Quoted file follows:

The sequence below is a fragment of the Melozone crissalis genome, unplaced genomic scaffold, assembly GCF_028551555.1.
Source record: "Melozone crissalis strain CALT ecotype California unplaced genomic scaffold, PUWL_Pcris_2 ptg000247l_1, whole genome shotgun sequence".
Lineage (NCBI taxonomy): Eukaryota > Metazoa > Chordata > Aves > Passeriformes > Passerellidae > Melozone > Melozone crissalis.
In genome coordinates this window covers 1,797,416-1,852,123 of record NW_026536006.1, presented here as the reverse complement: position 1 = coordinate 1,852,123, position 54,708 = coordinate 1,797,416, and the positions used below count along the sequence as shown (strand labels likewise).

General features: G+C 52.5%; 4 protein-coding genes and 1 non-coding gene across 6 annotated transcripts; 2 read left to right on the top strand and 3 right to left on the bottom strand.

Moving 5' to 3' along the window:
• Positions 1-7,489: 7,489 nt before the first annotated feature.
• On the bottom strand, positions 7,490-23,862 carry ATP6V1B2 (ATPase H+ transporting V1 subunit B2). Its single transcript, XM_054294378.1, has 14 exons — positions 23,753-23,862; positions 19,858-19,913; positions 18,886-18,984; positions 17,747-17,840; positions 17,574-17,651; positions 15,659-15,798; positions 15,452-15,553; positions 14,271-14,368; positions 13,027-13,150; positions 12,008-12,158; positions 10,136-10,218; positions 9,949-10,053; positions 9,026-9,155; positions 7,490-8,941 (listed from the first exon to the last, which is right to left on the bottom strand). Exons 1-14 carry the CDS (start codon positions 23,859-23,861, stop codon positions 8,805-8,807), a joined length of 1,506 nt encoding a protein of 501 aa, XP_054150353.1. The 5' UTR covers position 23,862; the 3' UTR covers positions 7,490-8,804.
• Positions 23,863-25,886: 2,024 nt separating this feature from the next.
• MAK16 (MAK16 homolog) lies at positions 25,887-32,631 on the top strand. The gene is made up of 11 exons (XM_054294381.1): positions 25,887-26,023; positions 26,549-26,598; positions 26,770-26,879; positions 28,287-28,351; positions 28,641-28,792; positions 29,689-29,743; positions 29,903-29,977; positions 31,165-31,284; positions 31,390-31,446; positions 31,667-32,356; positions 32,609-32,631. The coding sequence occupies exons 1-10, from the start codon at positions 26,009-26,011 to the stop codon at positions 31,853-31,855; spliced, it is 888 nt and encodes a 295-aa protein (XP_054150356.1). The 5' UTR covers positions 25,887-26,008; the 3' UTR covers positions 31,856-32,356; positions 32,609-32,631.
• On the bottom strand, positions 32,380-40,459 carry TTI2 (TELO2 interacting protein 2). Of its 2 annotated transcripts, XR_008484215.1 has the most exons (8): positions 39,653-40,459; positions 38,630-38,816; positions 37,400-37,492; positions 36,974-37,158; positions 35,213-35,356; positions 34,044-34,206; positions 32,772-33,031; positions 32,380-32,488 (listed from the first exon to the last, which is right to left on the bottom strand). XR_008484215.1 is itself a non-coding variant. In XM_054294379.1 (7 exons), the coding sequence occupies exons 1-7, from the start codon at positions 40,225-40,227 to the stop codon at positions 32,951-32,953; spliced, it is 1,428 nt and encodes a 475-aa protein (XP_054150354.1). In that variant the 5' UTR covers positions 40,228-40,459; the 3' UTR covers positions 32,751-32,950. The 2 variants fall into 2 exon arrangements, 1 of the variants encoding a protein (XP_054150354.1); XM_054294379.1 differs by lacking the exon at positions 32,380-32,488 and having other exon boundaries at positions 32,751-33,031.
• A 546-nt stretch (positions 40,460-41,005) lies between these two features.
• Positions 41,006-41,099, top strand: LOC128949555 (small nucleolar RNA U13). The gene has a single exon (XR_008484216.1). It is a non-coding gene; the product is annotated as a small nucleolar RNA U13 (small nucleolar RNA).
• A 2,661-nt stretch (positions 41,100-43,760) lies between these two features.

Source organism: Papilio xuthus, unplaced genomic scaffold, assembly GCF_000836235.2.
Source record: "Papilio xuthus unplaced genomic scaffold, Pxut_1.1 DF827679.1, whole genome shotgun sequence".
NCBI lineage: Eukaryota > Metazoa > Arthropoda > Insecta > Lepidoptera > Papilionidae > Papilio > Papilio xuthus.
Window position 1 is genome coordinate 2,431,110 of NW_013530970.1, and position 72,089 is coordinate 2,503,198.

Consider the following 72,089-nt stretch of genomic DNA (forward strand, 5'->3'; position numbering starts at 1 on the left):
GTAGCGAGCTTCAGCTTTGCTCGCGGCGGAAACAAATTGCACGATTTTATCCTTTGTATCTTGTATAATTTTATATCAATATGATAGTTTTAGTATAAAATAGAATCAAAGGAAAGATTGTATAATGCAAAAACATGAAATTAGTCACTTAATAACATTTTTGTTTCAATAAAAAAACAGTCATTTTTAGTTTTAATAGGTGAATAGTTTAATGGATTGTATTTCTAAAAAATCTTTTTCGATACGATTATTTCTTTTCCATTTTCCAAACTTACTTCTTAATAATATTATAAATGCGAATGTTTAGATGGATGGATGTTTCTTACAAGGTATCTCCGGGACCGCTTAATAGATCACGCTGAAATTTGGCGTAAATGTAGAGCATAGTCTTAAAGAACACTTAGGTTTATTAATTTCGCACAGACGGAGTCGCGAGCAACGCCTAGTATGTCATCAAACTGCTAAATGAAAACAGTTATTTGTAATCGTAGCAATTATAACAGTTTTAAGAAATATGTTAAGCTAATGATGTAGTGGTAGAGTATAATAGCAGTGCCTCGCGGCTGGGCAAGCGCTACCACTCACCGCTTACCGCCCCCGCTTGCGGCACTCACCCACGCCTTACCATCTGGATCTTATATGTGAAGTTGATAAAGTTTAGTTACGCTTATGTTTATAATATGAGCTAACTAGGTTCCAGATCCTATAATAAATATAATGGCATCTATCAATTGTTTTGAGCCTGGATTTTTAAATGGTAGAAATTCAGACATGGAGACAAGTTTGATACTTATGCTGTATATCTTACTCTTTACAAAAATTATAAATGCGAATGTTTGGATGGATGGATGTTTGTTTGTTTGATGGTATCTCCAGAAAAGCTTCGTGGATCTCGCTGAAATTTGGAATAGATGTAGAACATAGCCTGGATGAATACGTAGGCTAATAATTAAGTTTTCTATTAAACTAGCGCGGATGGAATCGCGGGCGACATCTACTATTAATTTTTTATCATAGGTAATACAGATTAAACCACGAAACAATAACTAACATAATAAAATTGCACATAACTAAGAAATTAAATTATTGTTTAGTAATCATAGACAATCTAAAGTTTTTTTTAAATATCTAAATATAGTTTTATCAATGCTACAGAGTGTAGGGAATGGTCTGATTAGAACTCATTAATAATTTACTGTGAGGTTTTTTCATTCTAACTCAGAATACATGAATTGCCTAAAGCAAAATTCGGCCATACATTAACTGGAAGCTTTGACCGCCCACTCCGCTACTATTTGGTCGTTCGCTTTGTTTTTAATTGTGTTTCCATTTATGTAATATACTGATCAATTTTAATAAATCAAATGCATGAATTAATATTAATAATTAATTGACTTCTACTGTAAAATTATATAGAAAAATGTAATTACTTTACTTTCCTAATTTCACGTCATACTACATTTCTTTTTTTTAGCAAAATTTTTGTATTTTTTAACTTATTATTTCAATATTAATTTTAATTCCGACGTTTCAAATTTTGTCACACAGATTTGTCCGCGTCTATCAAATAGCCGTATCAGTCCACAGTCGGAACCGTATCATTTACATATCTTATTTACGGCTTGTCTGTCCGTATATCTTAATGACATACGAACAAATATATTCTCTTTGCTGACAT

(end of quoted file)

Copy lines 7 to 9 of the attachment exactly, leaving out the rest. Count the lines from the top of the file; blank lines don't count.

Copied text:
• Positions 1-7,489: 7,489 nt before the first annotated feature.
• On the bottom strand, positions 7,490-23,862 carry ATP6V1B2 (ATPase H+ transporting V1 subunit B2). Its single transcript, XM_054294378.1, has 14 exons — positions 23,753-23,862; positions 19,858-19,913; positions 18,886-18,984; positions 17,747-17,840; positions 17,574-17,651; positions 15,659-15,798; positions 15,452-15,553; positions 14,271-14,368; positions 13,027-13,150; positions 12,008-12,158; positions 10,136-10,218; positions 9,949-10,053; positions 9,026-9,155; positions 7,490-8,941 (listed from the first exon to the last, which is right to left on the bottom strand). Exons 1-14 carry the CDS (start codon positions 23,859-23,861, stop codon positions 8,805-8,807), a joined length of 1,506 nt encoding a protein of 501 aa, XP_054150353.1. The 5' UTR covers position 23,862; the 3' UTR covers positions 7,490-8,804.
• Positions 23,863-25,886: 2,024 nt separating this feature from the next.